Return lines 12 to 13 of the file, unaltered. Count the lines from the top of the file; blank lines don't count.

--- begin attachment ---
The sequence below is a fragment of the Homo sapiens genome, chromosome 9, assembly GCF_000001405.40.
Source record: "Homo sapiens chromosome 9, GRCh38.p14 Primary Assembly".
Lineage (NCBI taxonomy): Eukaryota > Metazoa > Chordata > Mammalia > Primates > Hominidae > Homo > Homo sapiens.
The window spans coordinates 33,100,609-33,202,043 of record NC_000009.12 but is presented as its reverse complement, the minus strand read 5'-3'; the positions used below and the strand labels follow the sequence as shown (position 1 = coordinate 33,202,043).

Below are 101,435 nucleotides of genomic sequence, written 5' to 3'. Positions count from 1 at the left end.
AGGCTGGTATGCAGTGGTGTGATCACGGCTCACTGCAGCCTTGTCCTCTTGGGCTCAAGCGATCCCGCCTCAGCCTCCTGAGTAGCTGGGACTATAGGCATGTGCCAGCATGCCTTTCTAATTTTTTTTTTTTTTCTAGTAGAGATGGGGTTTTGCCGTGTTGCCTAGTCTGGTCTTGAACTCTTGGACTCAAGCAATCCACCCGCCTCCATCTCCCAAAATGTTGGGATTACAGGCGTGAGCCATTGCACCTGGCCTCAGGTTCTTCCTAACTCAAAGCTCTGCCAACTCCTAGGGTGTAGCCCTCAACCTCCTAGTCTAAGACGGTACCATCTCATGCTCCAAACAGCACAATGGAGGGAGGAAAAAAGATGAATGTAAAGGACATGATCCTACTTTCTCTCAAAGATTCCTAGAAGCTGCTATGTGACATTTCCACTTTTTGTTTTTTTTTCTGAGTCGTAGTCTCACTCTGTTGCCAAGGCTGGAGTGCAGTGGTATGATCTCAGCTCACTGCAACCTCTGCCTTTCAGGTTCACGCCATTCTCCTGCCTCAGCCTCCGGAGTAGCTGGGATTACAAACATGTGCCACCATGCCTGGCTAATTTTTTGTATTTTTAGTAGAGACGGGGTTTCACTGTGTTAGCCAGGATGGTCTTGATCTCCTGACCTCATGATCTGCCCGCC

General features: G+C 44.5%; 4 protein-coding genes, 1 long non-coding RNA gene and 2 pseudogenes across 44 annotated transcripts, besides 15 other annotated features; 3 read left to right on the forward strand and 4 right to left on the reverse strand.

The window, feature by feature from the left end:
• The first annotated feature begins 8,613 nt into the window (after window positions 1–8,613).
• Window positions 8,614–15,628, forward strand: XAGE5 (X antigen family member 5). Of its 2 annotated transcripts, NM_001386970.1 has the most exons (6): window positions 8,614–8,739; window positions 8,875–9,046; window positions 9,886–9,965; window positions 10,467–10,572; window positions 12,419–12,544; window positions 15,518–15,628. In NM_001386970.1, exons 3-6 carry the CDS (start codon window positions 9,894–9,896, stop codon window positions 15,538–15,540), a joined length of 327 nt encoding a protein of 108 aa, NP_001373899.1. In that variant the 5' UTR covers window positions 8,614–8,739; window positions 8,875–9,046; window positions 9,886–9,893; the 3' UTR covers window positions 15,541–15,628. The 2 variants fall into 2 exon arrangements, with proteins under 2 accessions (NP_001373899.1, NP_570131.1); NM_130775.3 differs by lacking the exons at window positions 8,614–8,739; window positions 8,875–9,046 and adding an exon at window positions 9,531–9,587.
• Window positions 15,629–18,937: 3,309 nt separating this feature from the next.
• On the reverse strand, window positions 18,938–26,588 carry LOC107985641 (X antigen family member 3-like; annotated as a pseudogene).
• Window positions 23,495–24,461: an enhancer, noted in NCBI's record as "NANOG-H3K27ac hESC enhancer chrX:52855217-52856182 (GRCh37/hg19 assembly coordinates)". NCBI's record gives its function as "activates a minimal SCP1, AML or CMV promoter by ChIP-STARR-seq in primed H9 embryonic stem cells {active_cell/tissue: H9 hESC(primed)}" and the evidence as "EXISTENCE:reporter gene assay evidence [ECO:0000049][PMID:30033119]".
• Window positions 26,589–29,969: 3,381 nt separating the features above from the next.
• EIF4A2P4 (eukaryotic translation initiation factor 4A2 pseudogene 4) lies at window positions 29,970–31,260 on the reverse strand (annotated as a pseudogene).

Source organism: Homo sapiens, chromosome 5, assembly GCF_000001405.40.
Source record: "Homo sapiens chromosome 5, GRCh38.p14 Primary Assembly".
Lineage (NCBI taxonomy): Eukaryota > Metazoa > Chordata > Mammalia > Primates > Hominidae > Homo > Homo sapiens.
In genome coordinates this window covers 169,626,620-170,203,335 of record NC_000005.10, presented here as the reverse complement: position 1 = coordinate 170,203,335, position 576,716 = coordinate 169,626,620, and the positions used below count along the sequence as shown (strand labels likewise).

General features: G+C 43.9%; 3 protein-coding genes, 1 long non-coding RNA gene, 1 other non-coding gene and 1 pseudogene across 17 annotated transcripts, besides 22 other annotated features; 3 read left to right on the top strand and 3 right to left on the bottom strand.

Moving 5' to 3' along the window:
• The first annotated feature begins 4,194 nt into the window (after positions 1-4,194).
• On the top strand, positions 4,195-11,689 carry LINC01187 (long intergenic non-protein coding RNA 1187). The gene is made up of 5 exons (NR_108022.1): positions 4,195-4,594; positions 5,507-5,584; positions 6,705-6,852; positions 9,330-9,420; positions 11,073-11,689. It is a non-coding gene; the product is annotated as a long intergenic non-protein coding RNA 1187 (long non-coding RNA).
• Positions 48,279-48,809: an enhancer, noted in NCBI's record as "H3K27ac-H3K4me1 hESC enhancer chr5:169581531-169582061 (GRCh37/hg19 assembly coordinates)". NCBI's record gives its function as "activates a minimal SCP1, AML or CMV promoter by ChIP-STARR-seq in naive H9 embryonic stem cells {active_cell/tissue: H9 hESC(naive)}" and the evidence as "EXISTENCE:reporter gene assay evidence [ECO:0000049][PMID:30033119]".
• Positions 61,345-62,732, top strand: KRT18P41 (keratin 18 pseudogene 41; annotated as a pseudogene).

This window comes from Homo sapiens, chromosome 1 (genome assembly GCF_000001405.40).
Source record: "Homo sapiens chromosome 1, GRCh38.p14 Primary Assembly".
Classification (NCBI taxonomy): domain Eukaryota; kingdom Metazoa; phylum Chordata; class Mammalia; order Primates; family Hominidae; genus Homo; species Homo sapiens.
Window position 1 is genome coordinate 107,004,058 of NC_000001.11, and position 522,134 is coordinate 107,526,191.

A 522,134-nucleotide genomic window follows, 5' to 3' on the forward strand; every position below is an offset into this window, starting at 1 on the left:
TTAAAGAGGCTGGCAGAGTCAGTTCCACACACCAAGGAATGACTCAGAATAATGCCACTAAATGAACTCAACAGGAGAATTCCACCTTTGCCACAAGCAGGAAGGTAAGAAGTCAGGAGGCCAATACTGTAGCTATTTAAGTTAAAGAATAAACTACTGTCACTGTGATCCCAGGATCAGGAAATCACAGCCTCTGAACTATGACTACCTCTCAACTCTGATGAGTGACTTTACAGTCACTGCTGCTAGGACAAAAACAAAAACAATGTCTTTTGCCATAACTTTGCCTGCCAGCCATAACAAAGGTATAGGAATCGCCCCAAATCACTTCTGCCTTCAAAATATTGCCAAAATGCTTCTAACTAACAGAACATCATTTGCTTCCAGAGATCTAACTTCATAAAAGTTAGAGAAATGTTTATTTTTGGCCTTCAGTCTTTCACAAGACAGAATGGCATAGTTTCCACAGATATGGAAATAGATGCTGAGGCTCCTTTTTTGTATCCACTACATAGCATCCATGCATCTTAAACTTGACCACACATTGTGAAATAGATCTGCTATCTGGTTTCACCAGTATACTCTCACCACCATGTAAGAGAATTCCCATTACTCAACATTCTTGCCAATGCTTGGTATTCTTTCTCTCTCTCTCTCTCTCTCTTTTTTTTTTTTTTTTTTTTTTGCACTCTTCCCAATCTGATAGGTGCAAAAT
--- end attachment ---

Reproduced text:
• On the reverse strand, window positions 18,938–26,588 carry LOC107985641 (X antigen family member 3-like; annotated as a pseudogene).
• Window positions 23,495–24,461: an enhancer, noted in NCBI's record as "NANOG-H3K27ac hESC enhancer chrX:52855217-52856182 (GRCh37/hg19 assembly coordinates)". NCBI's record gives its function as "activates a minimal SCP1, AML or CMV promoter by ChIP-STARR-seq in primed H9 embryonic stem cells {active_cell/tissue: H9 hESC(primed)}" and the evidence as "EXISTENCE:reporter gene assay evidence [ECO:0000049][PMID:30033119]".